Frederic Marcinak and Lesesne Phillips of the transportation-focused Moseley Marcinak Law Group last week spoke to trends they’ve been seeing this year with respect to a scam that many of you will know well. It’s one that, despite federal and state law enforcement’s best efforts, with some success, as we’ve reported, continues and may even be getting more common with such a broad swath of our person-to-person interactions moving to a virtual setting.
It’s identity theft at its root, with thieves getting between legitimate brokers and carriers to steal fuel-advance money and in many cases full load payment that should be going to the carrier. With the increasing prevalence of high spot rates, you might easily see the renewed and growing attraction of this to the crooks.
I wrote about the scheme as part of the “Broker reforms” feature series in March. It starts with thieves, often overseas (allowing them to remain outside the reach of U.S. law enforcement), stealing a legitimate carrier’s ID information, doctoring an insurance certificate so that it appears legit (though with contact information going back directly to the crooks) and convincing a broker to tender them a load. They then take separate stolen broker information and “pose as a broker and double-broker it [often] on that same load board or a different load board,” Phillips said.
They contract with stolen broker information — rate confirmations doctored in ways similar to the insurance certificate they faked to present to the real broker — to basically double-broker it to a motor carrier.
There’s several ways to combat this from both the carrier and broker sides, all reported on here back in March. On a coming edition of the Overdrive Radio podcast, you’ll hear an in-depth take on how to spot these things as they’re occurring – and what to do if you get taken – from U.S. Postal Inspection Service Inspector Steve Cohen delving back into the scheme. Cohen, you may recall, worked closely on carrying through to prosecution and conviction a principal U.S.-based collaborator key to carrying out this type of fraud for a ring investigators believed to be in Pakistan. Cohen’s seeing it continuing to happen, unfortunately, and knows there are others out there doing the same – his advice for both carriers and brokers on red flags and how to prevent these things is well-founded and evolving. Stay tuned for that, later this week, or catch his view from earlier this year at this link on prevention.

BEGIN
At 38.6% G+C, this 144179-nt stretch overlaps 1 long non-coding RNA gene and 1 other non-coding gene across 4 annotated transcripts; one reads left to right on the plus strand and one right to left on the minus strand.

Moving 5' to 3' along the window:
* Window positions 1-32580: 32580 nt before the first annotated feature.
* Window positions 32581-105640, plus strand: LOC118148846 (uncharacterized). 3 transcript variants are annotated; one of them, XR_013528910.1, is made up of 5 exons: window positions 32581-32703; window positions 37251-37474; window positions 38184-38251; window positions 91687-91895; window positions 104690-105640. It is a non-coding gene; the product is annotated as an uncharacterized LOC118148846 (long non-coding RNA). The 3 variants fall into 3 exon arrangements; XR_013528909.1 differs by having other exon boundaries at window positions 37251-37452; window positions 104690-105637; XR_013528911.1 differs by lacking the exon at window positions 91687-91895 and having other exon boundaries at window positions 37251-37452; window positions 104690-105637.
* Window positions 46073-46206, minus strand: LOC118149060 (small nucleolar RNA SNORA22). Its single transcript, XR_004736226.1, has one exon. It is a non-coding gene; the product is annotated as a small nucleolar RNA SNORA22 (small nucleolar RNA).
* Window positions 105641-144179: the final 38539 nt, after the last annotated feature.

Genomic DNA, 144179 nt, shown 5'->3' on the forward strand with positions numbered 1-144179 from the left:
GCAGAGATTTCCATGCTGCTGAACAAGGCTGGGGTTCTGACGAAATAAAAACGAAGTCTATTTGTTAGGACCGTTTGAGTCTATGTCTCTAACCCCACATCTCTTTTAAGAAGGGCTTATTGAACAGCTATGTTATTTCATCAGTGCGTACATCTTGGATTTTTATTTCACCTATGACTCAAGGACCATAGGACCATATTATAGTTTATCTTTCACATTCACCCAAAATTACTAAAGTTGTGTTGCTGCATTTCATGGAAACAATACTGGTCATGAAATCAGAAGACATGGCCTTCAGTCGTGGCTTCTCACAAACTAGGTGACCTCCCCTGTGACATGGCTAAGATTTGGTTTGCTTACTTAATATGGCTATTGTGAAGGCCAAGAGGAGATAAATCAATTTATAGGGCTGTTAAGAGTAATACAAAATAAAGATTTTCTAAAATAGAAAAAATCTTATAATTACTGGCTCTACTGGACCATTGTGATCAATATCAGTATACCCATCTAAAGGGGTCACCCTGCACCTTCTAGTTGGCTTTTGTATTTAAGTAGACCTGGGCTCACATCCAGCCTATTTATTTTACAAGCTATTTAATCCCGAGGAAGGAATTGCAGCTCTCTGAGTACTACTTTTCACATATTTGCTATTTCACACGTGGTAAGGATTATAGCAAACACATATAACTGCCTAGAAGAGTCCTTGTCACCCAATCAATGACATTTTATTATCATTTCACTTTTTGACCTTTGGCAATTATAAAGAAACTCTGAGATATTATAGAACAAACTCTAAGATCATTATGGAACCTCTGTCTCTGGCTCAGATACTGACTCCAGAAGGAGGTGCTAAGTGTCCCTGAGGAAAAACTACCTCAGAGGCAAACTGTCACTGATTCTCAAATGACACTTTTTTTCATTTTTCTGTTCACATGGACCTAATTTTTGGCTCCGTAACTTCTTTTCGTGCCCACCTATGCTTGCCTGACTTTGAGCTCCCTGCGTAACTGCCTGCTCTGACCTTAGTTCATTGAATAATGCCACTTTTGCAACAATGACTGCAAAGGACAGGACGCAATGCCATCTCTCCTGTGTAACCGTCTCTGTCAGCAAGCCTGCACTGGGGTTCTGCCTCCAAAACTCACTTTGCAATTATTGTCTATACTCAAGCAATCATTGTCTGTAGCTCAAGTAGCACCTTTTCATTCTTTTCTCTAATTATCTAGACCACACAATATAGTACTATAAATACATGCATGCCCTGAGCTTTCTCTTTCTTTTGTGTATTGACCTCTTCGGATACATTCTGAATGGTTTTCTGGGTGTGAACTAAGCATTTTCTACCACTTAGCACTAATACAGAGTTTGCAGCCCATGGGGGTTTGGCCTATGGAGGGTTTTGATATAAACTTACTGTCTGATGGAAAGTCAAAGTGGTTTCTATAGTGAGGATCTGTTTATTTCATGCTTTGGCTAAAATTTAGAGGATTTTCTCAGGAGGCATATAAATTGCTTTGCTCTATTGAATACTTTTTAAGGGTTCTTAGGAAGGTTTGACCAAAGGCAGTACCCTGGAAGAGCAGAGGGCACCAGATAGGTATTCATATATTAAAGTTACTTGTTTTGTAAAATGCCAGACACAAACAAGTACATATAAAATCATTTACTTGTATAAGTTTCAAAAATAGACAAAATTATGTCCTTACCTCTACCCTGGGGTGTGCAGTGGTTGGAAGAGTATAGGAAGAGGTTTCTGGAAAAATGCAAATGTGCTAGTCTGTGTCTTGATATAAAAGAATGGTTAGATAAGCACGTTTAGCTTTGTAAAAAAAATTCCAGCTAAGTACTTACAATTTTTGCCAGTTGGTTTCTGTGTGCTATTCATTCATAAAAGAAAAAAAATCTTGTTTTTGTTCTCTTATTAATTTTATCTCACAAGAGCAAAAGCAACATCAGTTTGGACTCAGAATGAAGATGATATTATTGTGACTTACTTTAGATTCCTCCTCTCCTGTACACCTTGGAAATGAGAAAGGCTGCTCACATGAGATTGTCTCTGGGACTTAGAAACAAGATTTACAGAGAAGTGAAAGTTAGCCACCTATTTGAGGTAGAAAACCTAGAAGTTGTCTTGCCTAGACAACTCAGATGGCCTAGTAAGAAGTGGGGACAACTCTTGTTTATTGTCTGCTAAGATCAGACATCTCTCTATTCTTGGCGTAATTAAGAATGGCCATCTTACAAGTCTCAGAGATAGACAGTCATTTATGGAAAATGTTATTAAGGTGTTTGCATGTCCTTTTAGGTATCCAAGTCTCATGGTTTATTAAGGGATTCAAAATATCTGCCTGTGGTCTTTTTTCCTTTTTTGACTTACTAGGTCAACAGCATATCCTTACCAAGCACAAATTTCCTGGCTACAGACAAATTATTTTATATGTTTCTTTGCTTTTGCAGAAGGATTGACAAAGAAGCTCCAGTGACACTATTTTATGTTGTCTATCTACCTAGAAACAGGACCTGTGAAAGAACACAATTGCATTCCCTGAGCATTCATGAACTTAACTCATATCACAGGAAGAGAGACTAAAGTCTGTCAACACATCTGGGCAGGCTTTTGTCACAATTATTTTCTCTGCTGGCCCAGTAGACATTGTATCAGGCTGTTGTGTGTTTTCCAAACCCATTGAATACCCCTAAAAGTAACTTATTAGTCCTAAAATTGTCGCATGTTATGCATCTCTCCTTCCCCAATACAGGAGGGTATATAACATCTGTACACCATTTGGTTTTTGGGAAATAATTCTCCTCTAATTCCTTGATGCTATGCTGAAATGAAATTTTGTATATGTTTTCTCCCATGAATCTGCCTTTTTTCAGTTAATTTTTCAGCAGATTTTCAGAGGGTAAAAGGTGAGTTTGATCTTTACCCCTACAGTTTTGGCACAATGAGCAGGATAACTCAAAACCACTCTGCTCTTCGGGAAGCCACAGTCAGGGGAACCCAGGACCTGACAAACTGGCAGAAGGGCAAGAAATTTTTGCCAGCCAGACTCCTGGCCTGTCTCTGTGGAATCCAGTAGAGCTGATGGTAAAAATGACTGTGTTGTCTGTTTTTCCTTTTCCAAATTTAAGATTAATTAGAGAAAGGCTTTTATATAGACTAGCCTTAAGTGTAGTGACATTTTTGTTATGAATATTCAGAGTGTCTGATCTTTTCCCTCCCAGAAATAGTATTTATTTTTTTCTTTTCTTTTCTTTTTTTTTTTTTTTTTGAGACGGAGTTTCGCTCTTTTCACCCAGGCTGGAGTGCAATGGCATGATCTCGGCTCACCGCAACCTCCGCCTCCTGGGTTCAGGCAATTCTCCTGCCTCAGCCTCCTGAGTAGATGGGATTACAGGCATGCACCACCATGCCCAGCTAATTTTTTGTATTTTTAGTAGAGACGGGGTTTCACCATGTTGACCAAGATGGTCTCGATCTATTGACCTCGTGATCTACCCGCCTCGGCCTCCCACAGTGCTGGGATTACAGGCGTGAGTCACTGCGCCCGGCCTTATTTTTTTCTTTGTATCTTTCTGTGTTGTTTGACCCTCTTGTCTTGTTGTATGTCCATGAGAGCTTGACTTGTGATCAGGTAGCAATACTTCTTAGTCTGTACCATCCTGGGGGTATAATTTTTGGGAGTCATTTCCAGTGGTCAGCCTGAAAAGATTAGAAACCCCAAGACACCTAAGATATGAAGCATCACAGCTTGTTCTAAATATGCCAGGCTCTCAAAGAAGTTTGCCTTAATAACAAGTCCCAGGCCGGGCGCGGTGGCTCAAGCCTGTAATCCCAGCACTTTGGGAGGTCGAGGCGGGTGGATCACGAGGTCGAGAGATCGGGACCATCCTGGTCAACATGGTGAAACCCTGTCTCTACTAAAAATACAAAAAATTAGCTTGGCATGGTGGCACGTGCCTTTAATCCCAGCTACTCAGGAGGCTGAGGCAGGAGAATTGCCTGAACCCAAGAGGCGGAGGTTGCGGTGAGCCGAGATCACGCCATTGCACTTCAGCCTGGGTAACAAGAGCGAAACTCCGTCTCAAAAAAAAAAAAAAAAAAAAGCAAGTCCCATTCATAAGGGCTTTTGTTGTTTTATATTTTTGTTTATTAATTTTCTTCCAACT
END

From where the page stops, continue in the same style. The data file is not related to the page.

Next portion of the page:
What I wanted to emphasize today is twofold:
- Marcinak and Phillips believe this type of scheme is more prevalent this year than it’s been in recent memory. Phillips made note of a conversation with an investigator who “deals with this quite often,” he said. That contact noted frequency has increased four-fold over the course of this year, just as “all internet scams are increasing – because of the nature of this one, it’s a popular one that can pick up steam pretty quickly,” particularly given how high rates in spot negotiations have been going.
- Combating this, particularly for those of you who may utilize an unfamiliar broker often enough, will require both more skepticism and better communication with those parties.
It’s No. 2 that’s most critical. And for brokers working often with first-time carriers, the same ends up being true. Carriers should use the two/three-step independent verification of identifies from third-party sources described by the owner-ops and security specialists I talked to back earlier this year.